Le Parc Disney: Creating an Aauthentic@ American Experience

Janeen Arnold Costa, University of Utah
Gary J. Bamossy, University of Utah and Vrije Universiteit, Amsterdam
[ to cite ]:
Janeen Arnold Costa and Gary J. Bamossy (2001) ,"Le Parc Disney: Creating an Aauthentic@ American Experience", in NA - Advances in Consumer Research Volume 28, eds. Mary C. Gilly and Joan Meyers-Levy, Valdosta, GA : Association for Consumer Research, Pages: 398-402.

Advances in Consumer Research Volume 28, 2001     Pages 398-402

LE PARC DISNEY: CREATING AN "AUTHENTIC" AMERICAN EXPERIENCE

Janeen Arnold Costa, University of Utah

Gary J. Bamossy, University of Utah and Vrije Universiteit, Amsterdam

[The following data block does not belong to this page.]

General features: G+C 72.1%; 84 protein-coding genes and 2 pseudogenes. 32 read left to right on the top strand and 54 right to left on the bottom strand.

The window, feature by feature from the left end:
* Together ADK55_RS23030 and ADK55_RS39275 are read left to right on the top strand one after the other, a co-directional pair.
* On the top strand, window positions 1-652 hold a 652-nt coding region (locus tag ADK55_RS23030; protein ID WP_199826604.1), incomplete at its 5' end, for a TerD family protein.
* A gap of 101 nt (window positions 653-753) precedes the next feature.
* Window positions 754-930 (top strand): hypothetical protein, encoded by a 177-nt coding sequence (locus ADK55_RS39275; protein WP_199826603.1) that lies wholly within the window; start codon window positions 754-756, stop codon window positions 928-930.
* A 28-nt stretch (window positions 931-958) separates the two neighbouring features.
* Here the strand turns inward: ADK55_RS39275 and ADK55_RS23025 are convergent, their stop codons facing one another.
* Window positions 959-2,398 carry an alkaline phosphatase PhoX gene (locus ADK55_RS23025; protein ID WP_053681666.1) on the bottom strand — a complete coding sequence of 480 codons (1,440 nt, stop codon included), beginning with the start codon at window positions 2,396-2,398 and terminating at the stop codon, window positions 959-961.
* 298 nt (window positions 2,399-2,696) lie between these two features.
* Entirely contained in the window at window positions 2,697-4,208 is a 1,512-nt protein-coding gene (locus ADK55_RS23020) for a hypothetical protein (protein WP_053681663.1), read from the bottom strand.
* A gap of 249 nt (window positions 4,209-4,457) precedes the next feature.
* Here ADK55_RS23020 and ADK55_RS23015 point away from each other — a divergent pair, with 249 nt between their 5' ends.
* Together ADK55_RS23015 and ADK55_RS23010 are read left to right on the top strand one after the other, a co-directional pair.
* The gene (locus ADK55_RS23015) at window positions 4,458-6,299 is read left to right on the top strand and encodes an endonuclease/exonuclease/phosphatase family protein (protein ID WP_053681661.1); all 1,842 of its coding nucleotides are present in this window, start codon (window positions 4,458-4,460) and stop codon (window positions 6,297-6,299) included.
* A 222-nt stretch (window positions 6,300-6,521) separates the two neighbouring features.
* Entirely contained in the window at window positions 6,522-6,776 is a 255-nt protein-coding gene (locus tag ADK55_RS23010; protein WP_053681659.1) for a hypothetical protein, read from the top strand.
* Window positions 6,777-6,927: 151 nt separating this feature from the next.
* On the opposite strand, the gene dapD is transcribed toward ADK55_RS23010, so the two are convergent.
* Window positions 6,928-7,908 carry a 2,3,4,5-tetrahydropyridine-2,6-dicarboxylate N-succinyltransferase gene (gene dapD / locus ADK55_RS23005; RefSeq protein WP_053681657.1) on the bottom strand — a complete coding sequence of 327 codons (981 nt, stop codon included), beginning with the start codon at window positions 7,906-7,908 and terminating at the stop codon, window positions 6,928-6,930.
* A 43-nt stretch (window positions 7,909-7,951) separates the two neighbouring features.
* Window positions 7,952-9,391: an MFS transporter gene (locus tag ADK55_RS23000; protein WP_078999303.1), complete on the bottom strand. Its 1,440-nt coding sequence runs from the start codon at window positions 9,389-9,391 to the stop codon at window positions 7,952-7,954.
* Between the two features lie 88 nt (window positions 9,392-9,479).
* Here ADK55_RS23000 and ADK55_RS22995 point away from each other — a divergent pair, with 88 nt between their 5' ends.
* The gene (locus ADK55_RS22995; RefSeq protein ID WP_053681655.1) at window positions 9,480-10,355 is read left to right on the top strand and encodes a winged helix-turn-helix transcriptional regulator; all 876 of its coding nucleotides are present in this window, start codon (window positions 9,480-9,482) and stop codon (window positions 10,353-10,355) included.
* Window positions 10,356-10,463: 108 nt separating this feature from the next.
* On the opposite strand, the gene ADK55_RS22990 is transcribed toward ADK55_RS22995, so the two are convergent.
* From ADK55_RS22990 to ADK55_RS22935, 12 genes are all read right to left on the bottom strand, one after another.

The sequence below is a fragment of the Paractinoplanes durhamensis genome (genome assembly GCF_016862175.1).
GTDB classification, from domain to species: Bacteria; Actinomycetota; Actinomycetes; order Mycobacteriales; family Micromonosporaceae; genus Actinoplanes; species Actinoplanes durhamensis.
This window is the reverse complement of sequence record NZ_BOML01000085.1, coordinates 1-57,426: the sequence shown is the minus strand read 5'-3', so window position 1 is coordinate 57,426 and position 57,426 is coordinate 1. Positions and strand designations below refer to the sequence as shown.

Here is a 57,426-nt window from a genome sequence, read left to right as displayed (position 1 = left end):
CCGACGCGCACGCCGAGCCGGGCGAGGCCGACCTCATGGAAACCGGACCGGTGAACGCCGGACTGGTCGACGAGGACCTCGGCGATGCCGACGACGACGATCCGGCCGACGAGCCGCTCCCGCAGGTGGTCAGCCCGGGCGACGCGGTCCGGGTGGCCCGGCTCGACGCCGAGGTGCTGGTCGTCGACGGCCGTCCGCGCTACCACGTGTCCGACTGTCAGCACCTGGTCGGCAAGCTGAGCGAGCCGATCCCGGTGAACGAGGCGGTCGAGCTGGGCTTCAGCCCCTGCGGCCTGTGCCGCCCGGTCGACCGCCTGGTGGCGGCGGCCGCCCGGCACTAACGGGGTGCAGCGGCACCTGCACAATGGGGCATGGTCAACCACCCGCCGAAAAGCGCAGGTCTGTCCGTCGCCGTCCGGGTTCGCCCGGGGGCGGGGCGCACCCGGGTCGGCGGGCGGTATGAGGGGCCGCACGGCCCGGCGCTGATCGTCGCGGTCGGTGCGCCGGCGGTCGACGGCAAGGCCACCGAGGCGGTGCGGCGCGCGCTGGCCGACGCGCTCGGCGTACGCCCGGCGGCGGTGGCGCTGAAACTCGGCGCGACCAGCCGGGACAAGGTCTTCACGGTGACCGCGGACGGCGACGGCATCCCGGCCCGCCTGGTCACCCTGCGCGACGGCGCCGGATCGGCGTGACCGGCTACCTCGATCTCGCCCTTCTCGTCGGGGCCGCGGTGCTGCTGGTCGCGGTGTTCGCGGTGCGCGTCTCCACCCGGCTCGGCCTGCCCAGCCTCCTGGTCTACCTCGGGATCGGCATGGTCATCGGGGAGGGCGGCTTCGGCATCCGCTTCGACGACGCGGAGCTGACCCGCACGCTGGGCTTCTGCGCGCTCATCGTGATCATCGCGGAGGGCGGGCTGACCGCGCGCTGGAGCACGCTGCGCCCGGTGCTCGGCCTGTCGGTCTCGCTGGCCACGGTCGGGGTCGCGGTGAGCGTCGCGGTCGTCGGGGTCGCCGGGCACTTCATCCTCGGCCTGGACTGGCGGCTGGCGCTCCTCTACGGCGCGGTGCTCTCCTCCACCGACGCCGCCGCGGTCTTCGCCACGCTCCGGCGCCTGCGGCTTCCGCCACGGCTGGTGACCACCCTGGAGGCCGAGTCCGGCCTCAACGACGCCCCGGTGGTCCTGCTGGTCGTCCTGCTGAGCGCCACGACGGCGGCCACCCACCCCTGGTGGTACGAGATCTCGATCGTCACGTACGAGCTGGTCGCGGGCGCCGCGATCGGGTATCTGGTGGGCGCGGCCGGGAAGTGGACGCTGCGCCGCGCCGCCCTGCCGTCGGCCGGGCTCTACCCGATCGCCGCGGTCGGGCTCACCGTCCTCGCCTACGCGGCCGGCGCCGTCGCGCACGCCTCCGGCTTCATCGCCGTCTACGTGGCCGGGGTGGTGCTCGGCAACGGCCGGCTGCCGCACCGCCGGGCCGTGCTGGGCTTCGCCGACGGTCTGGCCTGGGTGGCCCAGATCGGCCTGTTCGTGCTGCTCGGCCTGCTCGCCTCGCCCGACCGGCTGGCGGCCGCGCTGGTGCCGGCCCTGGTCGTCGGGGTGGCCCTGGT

INTRODUCTION

Le Parc Disney is located approximately one hour by car or train from the center of Paris. Originally named "EuroDisney," the financing and ownership of the amusement park was restructured in the mid 1990s to include greater French and European control and influence. However, despite minor alterations, the space itself has remained largely unchanged in structure and intent.

The organization of Disney spaces has been influenced by the values of Walt Disney, the founder and great innovator of the original Disney concepts and Theme Parks. American Disney executives viewed Disney parks as ideally free from any sort of controversy, and as such, alcoholic beverages were not part of the park’s offerings. On the European continent, beer and wine are an integral part of meals and, indeed, of everyday life, and such a ban was culturally inappropriate. In order to adapt to European culinary habits, as well as to create a center for food, drink and entertainmet to serve the captive audience of the theme park, a separate space was created, which is external to the gated and pay-for-entrance Disney Park area.